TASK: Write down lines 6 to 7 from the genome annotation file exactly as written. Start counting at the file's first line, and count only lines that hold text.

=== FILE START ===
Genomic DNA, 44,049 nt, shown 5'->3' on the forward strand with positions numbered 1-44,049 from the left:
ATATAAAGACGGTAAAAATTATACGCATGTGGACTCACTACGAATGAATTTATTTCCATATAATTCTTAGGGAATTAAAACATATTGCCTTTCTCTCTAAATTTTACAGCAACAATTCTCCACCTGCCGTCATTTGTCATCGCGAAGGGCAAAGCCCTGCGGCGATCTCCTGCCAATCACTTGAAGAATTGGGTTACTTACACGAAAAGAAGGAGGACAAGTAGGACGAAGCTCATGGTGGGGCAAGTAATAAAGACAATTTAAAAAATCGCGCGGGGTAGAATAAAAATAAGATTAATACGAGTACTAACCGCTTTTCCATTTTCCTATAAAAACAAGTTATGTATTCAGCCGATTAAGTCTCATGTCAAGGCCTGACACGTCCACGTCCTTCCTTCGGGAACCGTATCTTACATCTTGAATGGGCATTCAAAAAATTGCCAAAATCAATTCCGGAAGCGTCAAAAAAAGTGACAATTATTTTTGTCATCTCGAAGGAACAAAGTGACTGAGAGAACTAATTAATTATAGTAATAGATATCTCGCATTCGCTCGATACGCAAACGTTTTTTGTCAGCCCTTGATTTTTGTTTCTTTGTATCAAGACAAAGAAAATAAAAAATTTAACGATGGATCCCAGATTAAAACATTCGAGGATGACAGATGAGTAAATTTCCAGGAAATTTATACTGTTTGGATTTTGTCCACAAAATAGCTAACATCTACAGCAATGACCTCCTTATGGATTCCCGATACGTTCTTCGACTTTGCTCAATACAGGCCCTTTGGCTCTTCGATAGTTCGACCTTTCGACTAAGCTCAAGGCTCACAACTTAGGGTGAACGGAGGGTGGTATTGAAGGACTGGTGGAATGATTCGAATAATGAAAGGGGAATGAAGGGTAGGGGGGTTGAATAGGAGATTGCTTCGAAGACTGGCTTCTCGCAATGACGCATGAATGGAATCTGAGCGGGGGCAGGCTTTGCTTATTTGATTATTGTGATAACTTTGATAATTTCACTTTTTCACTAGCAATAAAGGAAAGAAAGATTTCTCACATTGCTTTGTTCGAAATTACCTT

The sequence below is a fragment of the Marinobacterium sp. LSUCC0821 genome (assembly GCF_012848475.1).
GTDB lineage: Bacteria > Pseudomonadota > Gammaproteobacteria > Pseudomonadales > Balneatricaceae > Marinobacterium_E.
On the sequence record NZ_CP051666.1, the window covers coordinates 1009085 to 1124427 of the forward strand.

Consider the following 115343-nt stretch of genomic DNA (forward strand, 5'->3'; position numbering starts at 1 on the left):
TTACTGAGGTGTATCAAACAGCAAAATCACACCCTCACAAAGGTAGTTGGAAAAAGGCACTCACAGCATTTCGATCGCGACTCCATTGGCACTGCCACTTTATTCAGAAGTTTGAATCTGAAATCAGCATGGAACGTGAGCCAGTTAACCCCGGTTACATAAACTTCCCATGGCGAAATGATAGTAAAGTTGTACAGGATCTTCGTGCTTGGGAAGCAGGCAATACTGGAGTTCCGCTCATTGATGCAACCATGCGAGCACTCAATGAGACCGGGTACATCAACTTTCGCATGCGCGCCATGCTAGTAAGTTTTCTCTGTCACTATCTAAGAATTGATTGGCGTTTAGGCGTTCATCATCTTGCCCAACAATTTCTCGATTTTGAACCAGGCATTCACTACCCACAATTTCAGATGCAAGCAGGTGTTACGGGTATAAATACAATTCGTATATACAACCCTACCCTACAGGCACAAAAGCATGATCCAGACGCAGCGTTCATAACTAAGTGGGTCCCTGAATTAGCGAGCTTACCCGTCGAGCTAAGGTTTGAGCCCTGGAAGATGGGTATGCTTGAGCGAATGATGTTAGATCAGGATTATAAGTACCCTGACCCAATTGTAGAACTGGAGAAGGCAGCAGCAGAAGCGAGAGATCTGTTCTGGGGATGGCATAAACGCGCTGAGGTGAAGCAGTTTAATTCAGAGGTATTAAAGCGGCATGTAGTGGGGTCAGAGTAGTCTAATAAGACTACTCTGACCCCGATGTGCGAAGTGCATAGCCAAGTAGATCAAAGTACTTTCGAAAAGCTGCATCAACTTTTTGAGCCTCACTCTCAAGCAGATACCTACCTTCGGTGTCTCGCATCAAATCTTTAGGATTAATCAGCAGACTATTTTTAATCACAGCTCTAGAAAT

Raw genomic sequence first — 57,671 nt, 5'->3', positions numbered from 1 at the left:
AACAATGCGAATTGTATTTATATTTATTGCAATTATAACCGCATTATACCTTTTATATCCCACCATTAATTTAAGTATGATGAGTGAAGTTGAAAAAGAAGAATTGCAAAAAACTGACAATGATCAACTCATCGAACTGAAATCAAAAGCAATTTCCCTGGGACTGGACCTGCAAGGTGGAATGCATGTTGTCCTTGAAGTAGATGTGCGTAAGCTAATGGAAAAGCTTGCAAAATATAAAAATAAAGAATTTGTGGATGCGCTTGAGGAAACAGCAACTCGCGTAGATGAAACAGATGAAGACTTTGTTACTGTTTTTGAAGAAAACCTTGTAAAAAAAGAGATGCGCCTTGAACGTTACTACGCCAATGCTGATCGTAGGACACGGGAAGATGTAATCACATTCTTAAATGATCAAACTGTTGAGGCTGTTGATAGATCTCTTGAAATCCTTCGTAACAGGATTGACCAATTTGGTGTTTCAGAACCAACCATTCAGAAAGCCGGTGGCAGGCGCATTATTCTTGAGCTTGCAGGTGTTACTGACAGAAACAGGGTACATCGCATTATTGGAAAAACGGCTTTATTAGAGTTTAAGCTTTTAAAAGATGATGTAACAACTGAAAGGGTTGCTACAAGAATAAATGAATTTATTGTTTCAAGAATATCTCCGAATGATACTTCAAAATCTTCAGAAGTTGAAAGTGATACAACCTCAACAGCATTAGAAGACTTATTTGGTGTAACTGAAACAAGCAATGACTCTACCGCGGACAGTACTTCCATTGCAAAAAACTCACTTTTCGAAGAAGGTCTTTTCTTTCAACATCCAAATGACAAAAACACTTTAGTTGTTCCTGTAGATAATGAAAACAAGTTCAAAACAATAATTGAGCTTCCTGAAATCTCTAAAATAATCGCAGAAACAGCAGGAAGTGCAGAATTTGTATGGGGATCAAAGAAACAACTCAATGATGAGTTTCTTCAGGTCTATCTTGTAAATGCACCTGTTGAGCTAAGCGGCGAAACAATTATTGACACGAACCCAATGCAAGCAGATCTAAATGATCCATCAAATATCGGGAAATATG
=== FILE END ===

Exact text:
Consider the following 115343-nt stretch of genomic DNA (forward strand, 5'->3'; position numbering starts at 1 on the left):
TTACTGAGGTGTATCAAACAGCAAAATCACACCCTCACAAAGGTAGTTGGAAAAAGGCACTCACAGCATTTCGATCGCGACTCCATTGGCACTGCCACTTTATTCAGAAGTTTGAATCTGAAATCAGCATGGAACGTGAGCCAGTTAACCCCGGTTACATAAACTTCCCATGGCGAAATGATAGTAAAGTTGTACAGGATCTTCGTGCTTGGGAAGCAGGCAATACTGGAGTTCCGCTCATTGATGCAACCATGCGAGCACTCAATGAGACCGGGTACATCAACTTTCGCATGCGCGCCATGCTAGTAAGTTTTCTCTGTCACTATCTAAGAATTGATTGGCGTTTAGGCGTTCATCATCTTGCCCAACAATTTCTCGATTTTGAACCAGGCATTCACTACCCACAATTTCAGATGCAAGCAGGTGTTACGGGTATAAATACAATTCGTATATACAACCCTACCCTACAGGCACAAAAGCATGATCCAGACGCAGCGTTCATAACTAAGTGGGTCCCTGAATTAGCGAGCTTACCCGTCGAGCTAAGGTTTGAGCCCTGGAAGATGGGTATGCTTGAGCGAATGATGTTAGATCAGGATTATAAGTACCCTGACCCAATTGTAGAACTGGAGAAGGCAGCAGCAGAAGCGAGAGATCTGTTCTGGGGATGGCATAAACGCGCTGAGGTGAAGCAGTTTAATTCAGAGGTATTAAAGCGGCATGTAGTGGGGTCAGAGTAGTCTAATAAGACTACTCTGACCCCGATGTGCGAAGTGCATAGCCAAGTAGATCAAAGTACTTTCGAAAAGCTGCATCAACTTTTTGAGCCTCACTCTCAAGCAGATACCTACCTTCGGTGTCTCGCATCAAATCTTTAGGATTAATCAGCAGACTATTTTTAATCACAGCTCTAGAAAT